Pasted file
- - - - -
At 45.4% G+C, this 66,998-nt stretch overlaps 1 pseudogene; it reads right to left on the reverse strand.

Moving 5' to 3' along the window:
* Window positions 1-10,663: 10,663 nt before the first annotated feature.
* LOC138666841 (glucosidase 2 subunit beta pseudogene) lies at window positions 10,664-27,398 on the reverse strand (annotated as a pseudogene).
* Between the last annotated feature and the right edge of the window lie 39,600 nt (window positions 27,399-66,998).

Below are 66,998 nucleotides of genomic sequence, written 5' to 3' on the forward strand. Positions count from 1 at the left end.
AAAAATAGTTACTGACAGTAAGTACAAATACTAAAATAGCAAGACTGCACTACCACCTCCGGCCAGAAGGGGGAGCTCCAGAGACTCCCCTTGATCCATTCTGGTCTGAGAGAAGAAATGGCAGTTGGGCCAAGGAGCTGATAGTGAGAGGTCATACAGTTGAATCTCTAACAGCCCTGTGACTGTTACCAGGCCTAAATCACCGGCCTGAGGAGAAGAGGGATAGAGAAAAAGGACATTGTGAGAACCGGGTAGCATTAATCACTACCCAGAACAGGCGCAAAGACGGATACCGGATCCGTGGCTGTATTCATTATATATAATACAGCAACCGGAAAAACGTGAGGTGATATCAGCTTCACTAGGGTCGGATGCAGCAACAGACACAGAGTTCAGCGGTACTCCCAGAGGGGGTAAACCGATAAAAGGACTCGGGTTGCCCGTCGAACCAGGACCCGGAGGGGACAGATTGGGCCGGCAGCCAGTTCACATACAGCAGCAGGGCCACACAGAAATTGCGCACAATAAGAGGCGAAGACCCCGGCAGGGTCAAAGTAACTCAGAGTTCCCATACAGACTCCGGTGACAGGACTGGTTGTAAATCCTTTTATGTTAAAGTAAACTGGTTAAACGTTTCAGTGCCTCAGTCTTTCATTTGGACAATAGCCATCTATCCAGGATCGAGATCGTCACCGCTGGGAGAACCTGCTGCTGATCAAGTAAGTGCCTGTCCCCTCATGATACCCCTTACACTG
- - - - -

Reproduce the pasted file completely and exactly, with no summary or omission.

At 45.4% G+C, this 66,998-nt stretch overlaps 1 pseudogene; it reads right to left on the reverse strand.

Moving 5' to 3' along the window:
* Window positions 1-10,663: 10,663 nt before the first annotated feature.
* LOC138666841 (glucosidase 2 subunit beta pseudogene) lies at window positions 10,664-27,398 on the reverse strand (annotated as a pseudogene).
* Between the last annotated feature and the right edge of the window lie 39,600 nt (window positions 27,399-66,998).

Below are 66,998 nucleotides of genomic sequence, written 5' to 3' on the forward strand. Positions count from 1 at the left end.
AAAAATAGTTACTGACAGTAAGTACAAATACTAAAATAGCAAGACTGCACTACCACCTCCGGCCAGAAGGGGGAGCTCCAGAGACTCCCCTTGATCCATTCTGGTCTGAGAGAAGAAATGGCAGTTGGGCCAAGGAGCTGATAGTGAGAGGTCATACAGTTGAATCTCTAACAGCCCTGTGACTGTTACCAGGCCTAAATCACCGGCCTGAGGAGAAGAGGGATAGAGAAAAAGGACATTGTGAGAACCGGGTAGCATTAATCACTACCCAGAACAGGCGCAAAGACGGATACCGGATCCGTGGCTGTATTCATTATATATAATACAGCAACCGGAAAAACGTGAGGTGATATCAGCTTCACTAGGGTCGGATGCAGCAACAGACACAGAGTTCAGCGGTACTCCCAGAGGGGGTAAACCGATAAAAGGACTCGGGTTGCCCGTCGAACCAGGACCCGGAGGGGACAGATTGGGCCGGCAGCCAGTTCACATACAGCAGCAGGGCCACACAGAAATTGCGCACAATAAGAGGCGAAGACCCCGGCAGGGTCAAAGTAACTCAGAGTTCCCATACAGACTCCGGTGACAGGACTGGTTGTAAATCCTTTTATGTTAAAGTAAACTGGTTAAACGTTTCAGTGCCTCAGTCTTTCATTTGGACAATAGCCATCTATCCAGGATCGAGATCGTCACCGCTGGGAGAACCTGCTGCTGATCAAGTAAGTGCCTGTCCCCTCATGATACCCCTTACACTG